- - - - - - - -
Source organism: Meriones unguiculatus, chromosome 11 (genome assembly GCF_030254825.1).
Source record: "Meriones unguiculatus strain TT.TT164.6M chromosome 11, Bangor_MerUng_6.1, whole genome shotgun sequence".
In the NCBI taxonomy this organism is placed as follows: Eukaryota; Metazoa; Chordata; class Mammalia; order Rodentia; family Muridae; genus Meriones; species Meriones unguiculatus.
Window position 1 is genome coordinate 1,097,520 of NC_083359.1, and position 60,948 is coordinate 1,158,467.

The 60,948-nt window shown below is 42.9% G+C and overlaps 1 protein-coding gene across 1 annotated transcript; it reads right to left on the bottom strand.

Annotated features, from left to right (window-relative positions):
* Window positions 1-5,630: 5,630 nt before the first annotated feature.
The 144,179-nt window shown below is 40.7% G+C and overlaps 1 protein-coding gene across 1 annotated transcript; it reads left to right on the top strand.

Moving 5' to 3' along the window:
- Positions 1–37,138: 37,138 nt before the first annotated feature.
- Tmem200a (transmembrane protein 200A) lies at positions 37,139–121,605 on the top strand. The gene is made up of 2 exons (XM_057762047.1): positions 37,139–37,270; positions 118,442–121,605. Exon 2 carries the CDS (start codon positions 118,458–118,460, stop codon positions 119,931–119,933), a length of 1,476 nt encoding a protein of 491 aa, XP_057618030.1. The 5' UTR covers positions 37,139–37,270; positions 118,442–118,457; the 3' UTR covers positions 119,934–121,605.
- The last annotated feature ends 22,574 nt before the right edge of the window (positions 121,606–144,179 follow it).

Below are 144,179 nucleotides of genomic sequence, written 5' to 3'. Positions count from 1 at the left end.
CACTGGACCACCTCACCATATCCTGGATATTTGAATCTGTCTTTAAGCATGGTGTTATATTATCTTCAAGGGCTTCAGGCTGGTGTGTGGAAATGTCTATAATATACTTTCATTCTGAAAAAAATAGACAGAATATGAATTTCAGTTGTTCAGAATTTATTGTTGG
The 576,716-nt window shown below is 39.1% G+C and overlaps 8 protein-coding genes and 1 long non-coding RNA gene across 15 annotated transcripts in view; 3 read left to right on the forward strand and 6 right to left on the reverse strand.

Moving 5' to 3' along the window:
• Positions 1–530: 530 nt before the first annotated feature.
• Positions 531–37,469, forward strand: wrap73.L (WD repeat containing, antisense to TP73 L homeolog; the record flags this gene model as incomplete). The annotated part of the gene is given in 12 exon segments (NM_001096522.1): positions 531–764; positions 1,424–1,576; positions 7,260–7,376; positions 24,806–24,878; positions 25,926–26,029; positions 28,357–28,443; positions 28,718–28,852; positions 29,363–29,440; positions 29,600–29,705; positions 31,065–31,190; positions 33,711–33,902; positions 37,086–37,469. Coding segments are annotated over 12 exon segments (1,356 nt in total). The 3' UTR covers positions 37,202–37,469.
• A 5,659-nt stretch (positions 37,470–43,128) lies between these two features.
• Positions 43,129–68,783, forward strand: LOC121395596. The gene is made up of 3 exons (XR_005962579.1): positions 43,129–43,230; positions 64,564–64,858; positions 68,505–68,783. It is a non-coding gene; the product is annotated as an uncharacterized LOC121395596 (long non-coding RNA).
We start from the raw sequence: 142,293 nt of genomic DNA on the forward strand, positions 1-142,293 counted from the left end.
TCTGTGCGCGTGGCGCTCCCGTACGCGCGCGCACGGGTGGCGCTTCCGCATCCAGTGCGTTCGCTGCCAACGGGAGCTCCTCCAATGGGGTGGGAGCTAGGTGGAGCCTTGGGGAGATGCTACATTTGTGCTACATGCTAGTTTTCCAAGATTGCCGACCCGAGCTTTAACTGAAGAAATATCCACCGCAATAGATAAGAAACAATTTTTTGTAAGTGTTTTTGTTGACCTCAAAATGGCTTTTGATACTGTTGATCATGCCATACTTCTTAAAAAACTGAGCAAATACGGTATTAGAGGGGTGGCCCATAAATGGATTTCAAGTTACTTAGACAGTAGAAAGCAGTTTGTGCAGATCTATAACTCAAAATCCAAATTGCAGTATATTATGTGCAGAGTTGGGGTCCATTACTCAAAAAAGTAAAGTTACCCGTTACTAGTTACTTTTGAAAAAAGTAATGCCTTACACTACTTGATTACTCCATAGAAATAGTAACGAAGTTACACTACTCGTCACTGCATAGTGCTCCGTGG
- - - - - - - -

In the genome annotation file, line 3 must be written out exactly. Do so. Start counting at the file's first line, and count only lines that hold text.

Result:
In the NCBI taxonomy this organism is placed as follows: Eukaryota; Metazoa; Chordata; class Mammalia; order Rodentia; family Muridae; genus Meriones; species Meriones unguiculatus.